WGBH Radio WGBH Radio theclassicalstation.org

The Lute Music Of Johann Sebastian Bach Vol 2 / Eguez


Release Date: 09/24/2002 
Label:  Ma Recordings   Catalog #: 54   Spars Code: n/a 
Composer:  Johann Sebastian Bach
Performer:  Eduardo Egüez
Number of Discs: 1 
Recorded in: Stereo 
Length: 0 Hours 57 Mins. 

In Stock: Usually ships in 24 hours.  
On sale! $17.98
CD:  $15.99
In Stock



Notes and Editorial Reviews



BACH Prelude, Fugue, and Allegro, BWV 998. Suite in g, BWV 995. Partita in c, BWV 997 Eduardo Egüez (lt) MA 53 See Album (61:25)


BACH Partita in E, BWV 1006a (trans. Read more Egüez). Violin Sonata in g, BWV 1001. Cello Suite in G, BWV 1007 (trans. Egüez). Prelude in c, BWV 999 Eduardo Egüez (lt) MA 54 (56:44)


The issue of authenticity of Bach’s so-called lute music is one that continues to perplex artists today; most of the recordings of Bach’s lute music range from transcriptions of the cello and certain solo violin suites to other more capriciously chosen works that are made to “fit” the instrument. Indeed, one of the best (and most popular) of such collections, that by Nigel North (Linn Records, “Bach on the Lute”), consists entirely of these violin and cello works, albeit with the not-uncommon idea of such works finding their way into the repertoire of all sorts of related instruments.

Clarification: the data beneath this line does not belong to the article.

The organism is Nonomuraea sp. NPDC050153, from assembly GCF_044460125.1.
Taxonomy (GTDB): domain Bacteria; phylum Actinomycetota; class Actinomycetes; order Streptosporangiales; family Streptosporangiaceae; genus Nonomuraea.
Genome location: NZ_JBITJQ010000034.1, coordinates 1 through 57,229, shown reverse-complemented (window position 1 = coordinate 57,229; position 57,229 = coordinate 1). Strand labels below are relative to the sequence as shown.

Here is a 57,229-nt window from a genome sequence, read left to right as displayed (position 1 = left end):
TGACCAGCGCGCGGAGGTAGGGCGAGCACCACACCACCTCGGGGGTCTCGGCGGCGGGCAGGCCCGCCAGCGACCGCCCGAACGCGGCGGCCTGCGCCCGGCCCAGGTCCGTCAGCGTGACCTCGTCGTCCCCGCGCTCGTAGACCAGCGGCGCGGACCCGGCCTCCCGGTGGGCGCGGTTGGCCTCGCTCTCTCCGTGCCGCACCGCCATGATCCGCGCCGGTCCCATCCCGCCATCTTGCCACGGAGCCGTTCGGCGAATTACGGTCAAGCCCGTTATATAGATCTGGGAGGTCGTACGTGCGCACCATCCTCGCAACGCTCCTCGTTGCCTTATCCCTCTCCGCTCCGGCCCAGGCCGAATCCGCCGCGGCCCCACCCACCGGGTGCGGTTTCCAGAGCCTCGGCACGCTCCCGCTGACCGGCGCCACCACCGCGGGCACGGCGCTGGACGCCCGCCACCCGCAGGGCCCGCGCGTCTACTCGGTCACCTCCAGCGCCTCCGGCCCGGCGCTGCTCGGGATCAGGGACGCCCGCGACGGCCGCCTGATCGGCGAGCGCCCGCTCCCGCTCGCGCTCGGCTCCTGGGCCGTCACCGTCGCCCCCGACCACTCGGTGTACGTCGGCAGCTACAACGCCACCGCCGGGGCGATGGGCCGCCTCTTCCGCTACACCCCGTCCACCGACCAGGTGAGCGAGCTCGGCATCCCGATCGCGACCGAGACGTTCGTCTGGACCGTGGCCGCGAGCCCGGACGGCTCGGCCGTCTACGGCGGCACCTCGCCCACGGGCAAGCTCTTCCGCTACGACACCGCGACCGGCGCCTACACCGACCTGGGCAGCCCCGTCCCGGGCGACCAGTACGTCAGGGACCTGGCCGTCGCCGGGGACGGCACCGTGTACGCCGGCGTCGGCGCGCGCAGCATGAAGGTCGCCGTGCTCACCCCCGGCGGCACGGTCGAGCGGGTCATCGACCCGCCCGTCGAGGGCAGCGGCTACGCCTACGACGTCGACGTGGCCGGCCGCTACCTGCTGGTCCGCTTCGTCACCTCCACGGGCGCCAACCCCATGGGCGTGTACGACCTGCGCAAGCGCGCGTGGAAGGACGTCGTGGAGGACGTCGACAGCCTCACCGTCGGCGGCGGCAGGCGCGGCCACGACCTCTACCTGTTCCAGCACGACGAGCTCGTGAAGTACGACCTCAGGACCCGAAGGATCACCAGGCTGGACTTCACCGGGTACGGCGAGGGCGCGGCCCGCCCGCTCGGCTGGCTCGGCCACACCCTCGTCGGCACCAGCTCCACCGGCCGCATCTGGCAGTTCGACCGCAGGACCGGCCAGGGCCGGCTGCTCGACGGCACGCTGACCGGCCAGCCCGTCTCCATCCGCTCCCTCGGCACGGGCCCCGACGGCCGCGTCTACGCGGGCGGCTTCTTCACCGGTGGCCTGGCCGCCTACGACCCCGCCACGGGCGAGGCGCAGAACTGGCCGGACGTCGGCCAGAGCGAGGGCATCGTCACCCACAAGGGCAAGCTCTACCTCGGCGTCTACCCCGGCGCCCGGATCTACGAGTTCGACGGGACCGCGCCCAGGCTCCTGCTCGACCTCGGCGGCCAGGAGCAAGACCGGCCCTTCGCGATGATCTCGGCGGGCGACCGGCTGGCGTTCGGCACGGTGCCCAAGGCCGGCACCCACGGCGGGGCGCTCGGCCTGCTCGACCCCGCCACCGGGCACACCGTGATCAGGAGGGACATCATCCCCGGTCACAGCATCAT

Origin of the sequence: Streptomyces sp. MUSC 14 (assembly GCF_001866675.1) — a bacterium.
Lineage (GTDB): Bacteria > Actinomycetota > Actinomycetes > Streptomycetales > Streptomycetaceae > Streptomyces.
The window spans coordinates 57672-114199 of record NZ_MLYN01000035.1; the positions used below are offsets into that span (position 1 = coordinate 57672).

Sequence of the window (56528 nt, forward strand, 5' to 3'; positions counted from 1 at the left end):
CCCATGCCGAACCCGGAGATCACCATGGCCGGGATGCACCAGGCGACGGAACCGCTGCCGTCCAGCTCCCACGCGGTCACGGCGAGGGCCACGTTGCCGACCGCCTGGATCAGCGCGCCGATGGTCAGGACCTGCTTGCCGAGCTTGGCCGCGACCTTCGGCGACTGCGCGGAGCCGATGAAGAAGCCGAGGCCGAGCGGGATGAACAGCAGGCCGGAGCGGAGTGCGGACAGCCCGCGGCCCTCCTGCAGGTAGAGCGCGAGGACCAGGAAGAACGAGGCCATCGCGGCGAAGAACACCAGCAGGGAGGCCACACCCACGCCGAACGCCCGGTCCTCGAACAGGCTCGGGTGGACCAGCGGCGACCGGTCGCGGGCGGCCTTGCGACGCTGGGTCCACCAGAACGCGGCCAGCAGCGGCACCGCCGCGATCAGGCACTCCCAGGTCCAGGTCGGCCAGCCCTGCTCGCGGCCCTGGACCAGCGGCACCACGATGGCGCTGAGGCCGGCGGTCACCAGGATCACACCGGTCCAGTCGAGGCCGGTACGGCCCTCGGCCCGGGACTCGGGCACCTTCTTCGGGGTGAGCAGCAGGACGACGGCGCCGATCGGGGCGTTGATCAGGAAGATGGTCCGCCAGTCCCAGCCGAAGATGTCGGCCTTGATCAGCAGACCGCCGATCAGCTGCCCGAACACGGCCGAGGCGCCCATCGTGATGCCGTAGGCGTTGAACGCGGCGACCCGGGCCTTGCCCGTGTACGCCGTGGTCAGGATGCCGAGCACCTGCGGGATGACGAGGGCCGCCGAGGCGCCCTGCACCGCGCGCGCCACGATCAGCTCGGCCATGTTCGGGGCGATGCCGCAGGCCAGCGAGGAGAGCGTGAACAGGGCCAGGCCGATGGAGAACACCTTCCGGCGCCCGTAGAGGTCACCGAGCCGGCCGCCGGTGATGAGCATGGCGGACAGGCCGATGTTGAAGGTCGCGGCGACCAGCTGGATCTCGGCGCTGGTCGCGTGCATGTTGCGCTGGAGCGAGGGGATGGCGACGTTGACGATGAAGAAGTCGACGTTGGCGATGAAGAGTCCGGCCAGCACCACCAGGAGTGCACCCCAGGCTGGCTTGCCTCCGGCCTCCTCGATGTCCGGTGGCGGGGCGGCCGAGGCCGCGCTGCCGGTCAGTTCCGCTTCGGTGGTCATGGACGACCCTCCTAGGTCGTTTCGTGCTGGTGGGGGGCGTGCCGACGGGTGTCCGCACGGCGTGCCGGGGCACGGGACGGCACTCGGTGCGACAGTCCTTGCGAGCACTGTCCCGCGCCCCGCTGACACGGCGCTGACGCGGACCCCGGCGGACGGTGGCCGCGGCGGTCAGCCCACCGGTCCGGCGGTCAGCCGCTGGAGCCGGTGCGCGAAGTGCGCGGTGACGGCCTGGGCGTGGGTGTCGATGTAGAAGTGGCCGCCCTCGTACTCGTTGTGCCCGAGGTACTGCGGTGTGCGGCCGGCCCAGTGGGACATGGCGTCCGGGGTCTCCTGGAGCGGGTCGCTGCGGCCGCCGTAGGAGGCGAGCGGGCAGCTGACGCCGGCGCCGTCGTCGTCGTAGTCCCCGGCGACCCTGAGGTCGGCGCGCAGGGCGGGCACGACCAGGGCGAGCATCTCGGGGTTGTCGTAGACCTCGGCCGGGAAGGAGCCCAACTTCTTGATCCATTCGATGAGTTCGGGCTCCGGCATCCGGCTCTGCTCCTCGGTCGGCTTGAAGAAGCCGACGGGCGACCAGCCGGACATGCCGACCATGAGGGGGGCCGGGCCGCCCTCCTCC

What Egüez has done is to give us those works that are substantially sustainable in the idea of actually having been played on the lute. Speculation as to how many of Bach’s works ended up being played on the instrument is of course pointless and to a certain degree impossible to determine. His selection of the specific works on these two discs comes with a reasonable assumption of the notes having actually graced lute strings. One of false assumptions is that any work determined to have been played on an instrument called the Lautenwerk might have made its way to the lute proper. This instrument, a keyboard mechanism that used gut strings and was noted for its formidable dynamic range, was developed in great part by Bach himself, but, according to contemporaries, sounded more like a theorbo than a lute. The usually included BWV 996 is omitted in this collection because the only thing that this work really has in common with a lute is the word “Lautenwerck” in the copy manuscript by (possibly) Johann Tobias Krebs. Otherwise, according to Egüez, “the extension of registry and density of counterpoint in some way exceed the adaptation possibilities of the piece to any type of lute (at least those currently known).”